On a less positive note, I’ve hardly mentioned the plot or the villains yet, because that’s where Downtime comes up short.

It can be tricky piecing together what’s good or bad because of budgetary restraints, since Platt surely has license to make everything a bit grander in print, but if you came here for the Yeti then you’ll be disappointed.  They do eventually show up, at first in a genuinely horrifying scene of a control sphere piercing a man’s chest and turning him into a Yeti – I’m not sure that’s how these things work but yep, that’s successfully horrid – and then in a full blown UNIT battle.  (Which makes me wonder why the Yeti are in this so little.  If they had a bunch of them in the video, where the heck are they?)  Platt tries conspicuously hard to get chills out of web – like, on its own – and occasional beeping spheres.  It’s a bit limp to just point at a few bits of iconography as if that’ll do.  Web and control spheres, to me, are signifiers of something else.  As for the human face of all this, Victoria’s inner struggles are perfectly interesting – see above – but her cohort in crime, Christopher Rice, is considerably less so.  At least, I think that was his name?  There are several more or less interchangeable characters involved, apologies if I’m naming the wrong one.  Shrug.  Professor Travers eventually shows up, having been completely ensnared by the Intelligence – although he gets away from it briefly – but he’s not put to a lot of use.  It might have been more interesting, not to mention creepier if he was more present in this.  (The presence of Deborah Watling’s real dad is a nice touch, though, adding serendipitously to her character’s journey.)

Victoria, some forgettable men and an occasional Travers aren’t much to write home about until the Yeti go ape, so Platt comes up with an intermediate baddie.  If you’re more familiar with Downtime than I am, you were probably waiting for this bit: aren’t the Chillys rubbish?  To back up briefly, Victoria (coerced?) is financing New World, a computer-based university that ostensibly makes teaching quicker and easier, but is obviously a cult and a front for the Intelligence.  It aims to use the internet to take over the world.  (Hey, didn’t New Who do that as well?  Platt should sue!)  The students wear caps and headphones and are brainwashed – the “Children of the New World”, they are known as Chillys.  And I just… I can’t believe that’s the name he went with.  They sound like ingredients, or a popular chain of restaurants, or some sort of sweet.  It’s a really weird abbreviation.  And they’re just a bunch of bloody teenagers with headphones on.  That’s it.  Kate calls her dad and puts her son into hiding, turning her life upside down because a bunch of plebs are hanging around.  So?  They don’t do anything!  Even the prose can’t seem to give them a break: “There were also increasing numbers of accusations about computerised brainwashing cults and the general appearance and behaviour of the Chillys.  Oh no!  Their general appearance is coming to get us!  Quick, walk briskly in the opposite direction!  It must have seemed like a great fix to have some vaguely uniform baddie to fill up the background in this, all for the price of some hats, T-shirts and dummy headphones, but it helps to actually make them antagonistic in some way.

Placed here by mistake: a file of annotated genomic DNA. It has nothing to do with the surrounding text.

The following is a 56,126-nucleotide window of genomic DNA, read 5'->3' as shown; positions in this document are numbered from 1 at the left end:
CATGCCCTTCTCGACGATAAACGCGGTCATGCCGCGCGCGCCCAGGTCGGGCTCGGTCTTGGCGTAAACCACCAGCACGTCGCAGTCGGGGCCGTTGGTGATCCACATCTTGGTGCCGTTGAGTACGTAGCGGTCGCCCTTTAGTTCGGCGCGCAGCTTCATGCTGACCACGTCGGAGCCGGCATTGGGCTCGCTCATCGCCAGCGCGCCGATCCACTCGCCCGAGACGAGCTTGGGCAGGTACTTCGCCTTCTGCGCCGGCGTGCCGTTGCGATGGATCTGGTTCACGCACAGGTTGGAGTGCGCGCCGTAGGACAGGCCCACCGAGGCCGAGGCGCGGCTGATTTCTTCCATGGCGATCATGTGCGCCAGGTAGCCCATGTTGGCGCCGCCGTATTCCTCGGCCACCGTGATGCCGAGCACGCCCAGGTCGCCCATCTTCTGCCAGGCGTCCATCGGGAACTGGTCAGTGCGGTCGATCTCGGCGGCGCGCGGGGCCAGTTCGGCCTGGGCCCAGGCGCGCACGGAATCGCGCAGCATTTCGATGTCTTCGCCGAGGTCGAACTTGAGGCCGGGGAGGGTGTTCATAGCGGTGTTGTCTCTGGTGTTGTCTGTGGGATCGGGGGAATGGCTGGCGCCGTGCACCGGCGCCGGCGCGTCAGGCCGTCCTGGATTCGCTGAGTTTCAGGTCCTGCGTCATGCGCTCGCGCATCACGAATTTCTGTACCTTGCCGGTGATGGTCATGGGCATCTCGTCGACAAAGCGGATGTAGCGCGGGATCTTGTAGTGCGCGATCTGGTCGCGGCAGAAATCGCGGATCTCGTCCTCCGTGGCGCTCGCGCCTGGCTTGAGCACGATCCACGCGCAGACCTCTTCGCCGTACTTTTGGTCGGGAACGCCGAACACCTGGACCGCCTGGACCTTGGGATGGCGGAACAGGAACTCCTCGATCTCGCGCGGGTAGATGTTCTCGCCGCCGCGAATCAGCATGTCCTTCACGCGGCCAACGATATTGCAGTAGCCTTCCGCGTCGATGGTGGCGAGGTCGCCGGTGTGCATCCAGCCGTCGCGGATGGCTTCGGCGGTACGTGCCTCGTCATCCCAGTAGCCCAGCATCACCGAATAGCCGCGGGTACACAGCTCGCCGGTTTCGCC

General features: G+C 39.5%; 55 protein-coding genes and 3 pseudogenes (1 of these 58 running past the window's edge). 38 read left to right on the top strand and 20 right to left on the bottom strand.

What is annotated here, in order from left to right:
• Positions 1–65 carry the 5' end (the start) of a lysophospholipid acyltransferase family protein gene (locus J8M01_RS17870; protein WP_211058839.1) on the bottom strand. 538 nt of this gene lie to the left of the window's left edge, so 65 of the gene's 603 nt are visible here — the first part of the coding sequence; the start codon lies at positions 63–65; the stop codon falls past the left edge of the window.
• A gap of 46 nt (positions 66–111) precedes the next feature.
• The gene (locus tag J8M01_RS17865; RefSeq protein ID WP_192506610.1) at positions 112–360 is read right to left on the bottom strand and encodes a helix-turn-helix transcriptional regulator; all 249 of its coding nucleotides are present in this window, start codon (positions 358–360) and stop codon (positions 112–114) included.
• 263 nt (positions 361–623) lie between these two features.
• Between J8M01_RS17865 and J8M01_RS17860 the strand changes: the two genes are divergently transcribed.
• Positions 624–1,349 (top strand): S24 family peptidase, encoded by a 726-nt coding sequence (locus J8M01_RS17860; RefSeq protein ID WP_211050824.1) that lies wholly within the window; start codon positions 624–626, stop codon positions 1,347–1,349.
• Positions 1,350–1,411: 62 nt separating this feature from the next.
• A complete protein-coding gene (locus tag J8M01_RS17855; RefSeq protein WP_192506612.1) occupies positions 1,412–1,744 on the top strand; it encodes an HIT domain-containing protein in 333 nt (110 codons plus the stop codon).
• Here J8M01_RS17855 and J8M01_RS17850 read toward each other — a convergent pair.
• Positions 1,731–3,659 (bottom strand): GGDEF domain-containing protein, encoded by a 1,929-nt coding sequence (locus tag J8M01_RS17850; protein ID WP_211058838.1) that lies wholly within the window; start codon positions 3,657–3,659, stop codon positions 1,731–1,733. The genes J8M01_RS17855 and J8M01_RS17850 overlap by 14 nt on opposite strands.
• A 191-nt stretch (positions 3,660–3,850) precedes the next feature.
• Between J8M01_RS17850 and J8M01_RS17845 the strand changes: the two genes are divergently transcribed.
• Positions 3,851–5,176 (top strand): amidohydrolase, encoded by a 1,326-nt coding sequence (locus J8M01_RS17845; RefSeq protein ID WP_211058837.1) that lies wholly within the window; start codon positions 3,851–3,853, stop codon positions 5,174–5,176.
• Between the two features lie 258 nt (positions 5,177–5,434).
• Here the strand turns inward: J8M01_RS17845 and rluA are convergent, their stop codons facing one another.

Speaking of antagonism, the plan isn’t terribly clear – let’s assume it’s “come back and take over” in the main, but I didn’t catch the specifics beyond that.  In one eyebrow-raising cutaway we see a train derail and flail about in the air, and a lot of computers pick themselves up and jump about, which is pleasantly weird.  (Again I’m not sure that’s how the Intelligence operates, but why not.  Guessing these bits might be new to the book!)  New World just isn’t very concerning, since it’s filled with nonentities in baseball caps and stuffy villain-ish characters doing… something or other.  It’s hard not to imagine the rest of the world giving the place a bemused glance at best, then just getting on with their day.  UNIT are having an identity crisis in amongst all this, which is sort of interesting, but that doesn’t go anywhere interesting.  (Some of them are possessed.  Shocker?)  It’s neat to see Crichton again after The Five Doctors, and there’s some slightly confusing input from Captain (aka Brigadier) Bambera, which means this story happened before Battlefield.  Pausing the story to go “Hang on, where does this go?” isn’t the best idea.  (Maybe it’s a reference to UNIT dating.)

Sometimes your heroes are only as good as your villains, and apart from the quite interesting personal dramas going on for Victoria and the Brigadier there’s not much of a fight to be having.  (Save for the UNIT scrap at the end.)  The Brigadier just sort of ambles towards New World and the climax of the story from the outset, while Sarah Jane Smith – who I haven’t mentioned yet because this is how relevant she is – circles the same.  In the end, one of their best ideas is pulling a plug out.  The Brigadier’s moment of impersonating the Doctor might be a solid character beat for Downtime, but it also inevitably feels like a writer going through the motions.  I was left wondering how they defeated the Intelligence at all without the Doctor’s help, and if the thing could really have been trying in that case.